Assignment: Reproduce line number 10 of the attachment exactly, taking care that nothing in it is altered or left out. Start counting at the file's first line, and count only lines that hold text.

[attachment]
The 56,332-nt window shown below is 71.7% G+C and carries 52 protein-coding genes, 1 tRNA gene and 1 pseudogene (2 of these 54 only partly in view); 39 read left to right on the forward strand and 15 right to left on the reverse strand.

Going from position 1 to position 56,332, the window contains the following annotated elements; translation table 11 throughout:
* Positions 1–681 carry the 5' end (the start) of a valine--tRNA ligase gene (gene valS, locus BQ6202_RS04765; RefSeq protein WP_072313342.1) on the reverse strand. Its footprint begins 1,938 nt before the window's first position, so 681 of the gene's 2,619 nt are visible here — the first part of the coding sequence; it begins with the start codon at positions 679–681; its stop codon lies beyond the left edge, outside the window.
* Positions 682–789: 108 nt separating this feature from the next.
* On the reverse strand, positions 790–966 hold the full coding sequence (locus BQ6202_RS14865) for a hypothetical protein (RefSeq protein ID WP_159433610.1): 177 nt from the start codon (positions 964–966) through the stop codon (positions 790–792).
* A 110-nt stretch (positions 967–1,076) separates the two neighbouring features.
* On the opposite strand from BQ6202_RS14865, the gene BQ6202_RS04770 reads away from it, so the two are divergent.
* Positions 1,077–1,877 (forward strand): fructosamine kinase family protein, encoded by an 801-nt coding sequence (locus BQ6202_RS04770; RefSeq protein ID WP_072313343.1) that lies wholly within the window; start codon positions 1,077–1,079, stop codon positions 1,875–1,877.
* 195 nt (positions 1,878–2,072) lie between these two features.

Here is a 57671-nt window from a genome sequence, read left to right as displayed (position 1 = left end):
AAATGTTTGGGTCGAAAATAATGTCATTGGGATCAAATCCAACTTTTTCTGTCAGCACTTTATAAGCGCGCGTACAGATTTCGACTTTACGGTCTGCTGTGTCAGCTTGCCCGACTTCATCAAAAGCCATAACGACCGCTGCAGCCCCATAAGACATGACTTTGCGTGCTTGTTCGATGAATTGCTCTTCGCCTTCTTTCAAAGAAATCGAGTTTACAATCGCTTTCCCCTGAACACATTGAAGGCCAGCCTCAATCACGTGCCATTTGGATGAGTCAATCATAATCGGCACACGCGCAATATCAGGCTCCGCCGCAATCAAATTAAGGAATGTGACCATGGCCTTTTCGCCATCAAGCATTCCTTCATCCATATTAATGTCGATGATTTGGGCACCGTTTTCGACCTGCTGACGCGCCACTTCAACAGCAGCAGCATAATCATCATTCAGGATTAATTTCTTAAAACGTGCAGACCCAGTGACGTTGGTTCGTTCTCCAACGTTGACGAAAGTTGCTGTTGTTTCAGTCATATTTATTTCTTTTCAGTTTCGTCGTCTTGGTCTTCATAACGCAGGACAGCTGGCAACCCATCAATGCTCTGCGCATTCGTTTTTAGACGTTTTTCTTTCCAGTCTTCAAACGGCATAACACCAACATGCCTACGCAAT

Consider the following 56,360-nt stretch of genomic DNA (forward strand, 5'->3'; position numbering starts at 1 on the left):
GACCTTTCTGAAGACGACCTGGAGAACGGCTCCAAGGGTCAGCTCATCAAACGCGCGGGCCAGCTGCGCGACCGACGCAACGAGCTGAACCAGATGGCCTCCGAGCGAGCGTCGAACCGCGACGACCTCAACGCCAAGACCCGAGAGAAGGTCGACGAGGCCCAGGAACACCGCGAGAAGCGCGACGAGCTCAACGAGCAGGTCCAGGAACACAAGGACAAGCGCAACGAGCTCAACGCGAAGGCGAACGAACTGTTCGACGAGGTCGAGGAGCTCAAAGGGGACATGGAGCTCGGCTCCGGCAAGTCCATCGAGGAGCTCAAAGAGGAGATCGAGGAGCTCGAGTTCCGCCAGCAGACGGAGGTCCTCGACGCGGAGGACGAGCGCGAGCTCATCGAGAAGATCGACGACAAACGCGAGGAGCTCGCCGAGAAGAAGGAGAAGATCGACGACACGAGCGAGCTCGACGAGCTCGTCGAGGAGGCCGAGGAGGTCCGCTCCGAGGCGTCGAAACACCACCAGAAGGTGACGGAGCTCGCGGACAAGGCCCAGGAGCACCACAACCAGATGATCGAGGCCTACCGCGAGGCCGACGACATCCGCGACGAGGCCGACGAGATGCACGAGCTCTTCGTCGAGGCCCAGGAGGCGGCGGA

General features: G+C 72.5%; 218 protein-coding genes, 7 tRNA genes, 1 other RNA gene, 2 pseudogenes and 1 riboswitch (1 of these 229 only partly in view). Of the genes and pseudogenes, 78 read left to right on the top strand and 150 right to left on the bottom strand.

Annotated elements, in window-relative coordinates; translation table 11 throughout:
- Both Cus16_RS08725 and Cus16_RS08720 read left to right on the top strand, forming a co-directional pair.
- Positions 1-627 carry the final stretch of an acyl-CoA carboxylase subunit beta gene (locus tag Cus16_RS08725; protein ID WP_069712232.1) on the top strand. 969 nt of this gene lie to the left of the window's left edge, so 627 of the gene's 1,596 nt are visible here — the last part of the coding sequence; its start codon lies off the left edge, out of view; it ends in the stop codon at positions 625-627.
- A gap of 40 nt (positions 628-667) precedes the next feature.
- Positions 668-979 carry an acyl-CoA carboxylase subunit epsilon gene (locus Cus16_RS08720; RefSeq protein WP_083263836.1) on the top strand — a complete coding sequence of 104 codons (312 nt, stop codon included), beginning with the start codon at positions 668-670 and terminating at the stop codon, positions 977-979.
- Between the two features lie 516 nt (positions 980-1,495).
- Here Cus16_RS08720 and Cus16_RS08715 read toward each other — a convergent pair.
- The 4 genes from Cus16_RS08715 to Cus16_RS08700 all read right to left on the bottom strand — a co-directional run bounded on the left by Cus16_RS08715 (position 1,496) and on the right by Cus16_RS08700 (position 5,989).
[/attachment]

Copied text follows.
Here is a 57671-nt window from a genome sequence, read left to right as displayed (position 1 = left end):